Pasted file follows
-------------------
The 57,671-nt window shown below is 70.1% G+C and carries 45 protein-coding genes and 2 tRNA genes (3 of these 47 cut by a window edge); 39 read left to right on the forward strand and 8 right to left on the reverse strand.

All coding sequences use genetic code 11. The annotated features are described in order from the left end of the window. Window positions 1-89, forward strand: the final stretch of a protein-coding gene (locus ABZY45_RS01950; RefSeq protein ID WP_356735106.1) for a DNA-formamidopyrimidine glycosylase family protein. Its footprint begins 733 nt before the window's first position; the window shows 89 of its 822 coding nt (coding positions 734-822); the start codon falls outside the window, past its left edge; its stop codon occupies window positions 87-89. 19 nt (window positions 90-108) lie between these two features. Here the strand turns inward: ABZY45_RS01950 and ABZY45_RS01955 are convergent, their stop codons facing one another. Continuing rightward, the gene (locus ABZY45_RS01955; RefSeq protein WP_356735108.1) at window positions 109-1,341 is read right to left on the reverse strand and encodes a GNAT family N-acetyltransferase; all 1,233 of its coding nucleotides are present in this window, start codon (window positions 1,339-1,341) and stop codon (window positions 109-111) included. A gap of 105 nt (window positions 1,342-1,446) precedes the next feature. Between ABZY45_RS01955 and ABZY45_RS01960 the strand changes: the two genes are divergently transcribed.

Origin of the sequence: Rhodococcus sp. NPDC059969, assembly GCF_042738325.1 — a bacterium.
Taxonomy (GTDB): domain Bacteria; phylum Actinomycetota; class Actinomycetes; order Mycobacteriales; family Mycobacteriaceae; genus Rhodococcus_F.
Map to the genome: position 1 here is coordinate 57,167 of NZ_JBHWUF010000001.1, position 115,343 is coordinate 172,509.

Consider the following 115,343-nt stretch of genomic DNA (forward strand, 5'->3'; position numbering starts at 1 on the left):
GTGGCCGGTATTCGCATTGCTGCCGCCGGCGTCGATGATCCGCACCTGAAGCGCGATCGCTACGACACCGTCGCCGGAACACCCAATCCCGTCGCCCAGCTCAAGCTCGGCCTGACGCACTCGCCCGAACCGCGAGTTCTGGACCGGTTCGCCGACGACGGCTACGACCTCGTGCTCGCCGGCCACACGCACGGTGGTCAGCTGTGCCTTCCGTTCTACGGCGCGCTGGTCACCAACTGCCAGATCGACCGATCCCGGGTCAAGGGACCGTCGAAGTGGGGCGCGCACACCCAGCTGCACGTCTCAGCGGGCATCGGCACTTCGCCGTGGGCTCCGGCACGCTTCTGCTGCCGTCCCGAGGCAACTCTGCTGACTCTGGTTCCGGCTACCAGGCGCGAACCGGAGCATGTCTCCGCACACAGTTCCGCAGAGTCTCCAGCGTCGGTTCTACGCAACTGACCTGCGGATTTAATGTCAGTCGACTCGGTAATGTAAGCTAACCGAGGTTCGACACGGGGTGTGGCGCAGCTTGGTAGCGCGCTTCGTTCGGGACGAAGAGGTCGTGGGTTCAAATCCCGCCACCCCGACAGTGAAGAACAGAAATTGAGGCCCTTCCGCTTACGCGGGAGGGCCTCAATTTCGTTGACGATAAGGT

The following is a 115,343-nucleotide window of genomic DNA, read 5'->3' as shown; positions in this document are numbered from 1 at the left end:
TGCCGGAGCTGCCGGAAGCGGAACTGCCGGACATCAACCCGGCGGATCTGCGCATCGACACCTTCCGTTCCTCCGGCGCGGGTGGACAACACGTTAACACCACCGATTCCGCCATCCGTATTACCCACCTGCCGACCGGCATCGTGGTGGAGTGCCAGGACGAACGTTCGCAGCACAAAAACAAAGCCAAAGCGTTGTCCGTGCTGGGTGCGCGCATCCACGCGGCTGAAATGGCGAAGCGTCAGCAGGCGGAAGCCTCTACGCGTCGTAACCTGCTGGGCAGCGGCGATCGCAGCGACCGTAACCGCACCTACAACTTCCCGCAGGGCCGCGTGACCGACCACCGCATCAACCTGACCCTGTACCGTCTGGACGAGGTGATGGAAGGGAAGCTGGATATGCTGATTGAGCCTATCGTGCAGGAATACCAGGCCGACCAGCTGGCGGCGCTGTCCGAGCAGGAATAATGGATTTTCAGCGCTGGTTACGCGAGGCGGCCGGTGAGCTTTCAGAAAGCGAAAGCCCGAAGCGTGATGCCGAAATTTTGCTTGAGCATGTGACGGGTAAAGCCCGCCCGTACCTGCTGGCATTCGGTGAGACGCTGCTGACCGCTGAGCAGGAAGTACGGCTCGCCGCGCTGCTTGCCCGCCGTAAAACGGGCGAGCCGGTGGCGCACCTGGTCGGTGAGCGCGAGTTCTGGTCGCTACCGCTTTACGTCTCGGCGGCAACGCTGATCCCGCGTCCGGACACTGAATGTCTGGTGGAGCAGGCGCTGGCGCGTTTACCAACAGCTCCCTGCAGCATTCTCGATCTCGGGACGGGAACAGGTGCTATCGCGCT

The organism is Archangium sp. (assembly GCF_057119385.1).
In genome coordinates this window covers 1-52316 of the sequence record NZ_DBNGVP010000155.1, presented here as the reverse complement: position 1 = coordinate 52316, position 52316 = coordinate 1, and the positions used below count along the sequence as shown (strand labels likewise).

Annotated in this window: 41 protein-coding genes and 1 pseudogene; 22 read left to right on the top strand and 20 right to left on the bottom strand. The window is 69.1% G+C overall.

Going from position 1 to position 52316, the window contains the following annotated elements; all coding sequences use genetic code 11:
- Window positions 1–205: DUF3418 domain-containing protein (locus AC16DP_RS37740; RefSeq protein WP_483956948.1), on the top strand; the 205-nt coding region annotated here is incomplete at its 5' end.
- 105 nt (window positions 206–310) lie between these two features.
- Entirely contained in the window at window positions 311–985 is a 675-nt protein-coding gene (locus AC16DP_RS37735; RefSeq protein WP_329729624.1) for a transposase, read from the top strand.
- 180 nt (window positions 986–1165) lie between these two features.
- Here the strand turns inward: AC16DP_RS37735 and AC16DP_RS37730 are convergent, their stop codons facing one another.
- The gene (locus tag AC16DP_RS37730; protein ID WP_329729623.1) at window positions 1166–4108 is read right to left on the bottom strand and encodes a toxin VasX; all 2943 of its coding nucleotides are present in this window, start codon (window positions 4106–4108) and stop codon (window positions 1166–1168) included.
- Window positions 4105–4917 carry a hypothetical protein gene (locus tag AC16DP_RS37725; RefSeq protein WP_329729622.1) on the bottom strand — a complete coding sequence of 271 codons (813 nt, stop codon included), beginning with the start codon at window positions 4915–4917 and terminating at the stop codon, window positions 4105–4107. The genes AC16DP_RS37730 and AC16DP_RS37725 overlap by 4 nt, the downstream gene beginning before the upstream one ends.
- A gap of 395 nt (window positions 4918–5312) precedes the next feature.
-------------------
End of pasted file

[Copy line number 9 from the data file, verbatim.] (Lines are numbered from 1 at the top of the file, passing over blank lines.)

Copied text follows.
TGCCGGAGCTGCCGGAAGCGGAACTGCCGGACATCAACCCGGCGGATCTGCGCATCGACACCTTCCGTTCCTCCGGCGCGGGTGGACAACACGTTAACACCACCGATTCCGCCATCCGTATTACCCACCTGCCGACCGGCATCGTGGTGGAGTGCCAGGACGAACGTTCGCAGCACAAAAACAAAGCCAAAGCGTTGTCCGTGCTGGGTGCGCGCATCCACGCGGCTGAAATGGCGAAGCGTCAGCAGGCGGAAGCCTCTACGCGTCGTAACCTGCTGGGCAGCGGCGATCGCAGCGACCGTAACCGCACCTACAACTTCCCGCAGGGCCGCGTGACCGACCACCGCATCAACCTGACCCTGTACCGTCTGGACGAGGTGATGGAAGGGAAGCTGGATATGCTGATTGAGCCTATCGTGCAGGAATACCAGGCCGACCAGCTGGCGGCGCTGTCCGAGCAGGAATAATGGATTTTCAGCGCTGGTTACGCGAGGCGGCCGGTGAGCTTTCAGAAAGCGAAAGCCCGAAGCGTGATGCCGAAATTTTGCTTGAGCATGTGACGGGTAAAGCCCGCCCGTACCTGCTGGCATTCGGTGAGACGCTGCTGACCGCTGAGCAGGAAGTACGGCTCGCCGCGCTGCTTGCCCGCCGTAAAACGGGCGAGCCGGTGGCGCACCTGGTCGGTGAGCGCGAGTTCTGGTCGCTACCGCTTTACGTCTCGGCGGCAACGCTGATCCCGCGTCCGGACACTGAATGTCTGGTGGAGCAGGCGCTGGCGCGTTTACCAACAGCTCCCTGCAGCATTCTCGATCTCGGGACGGGAACAGGTGCTATCGCGCT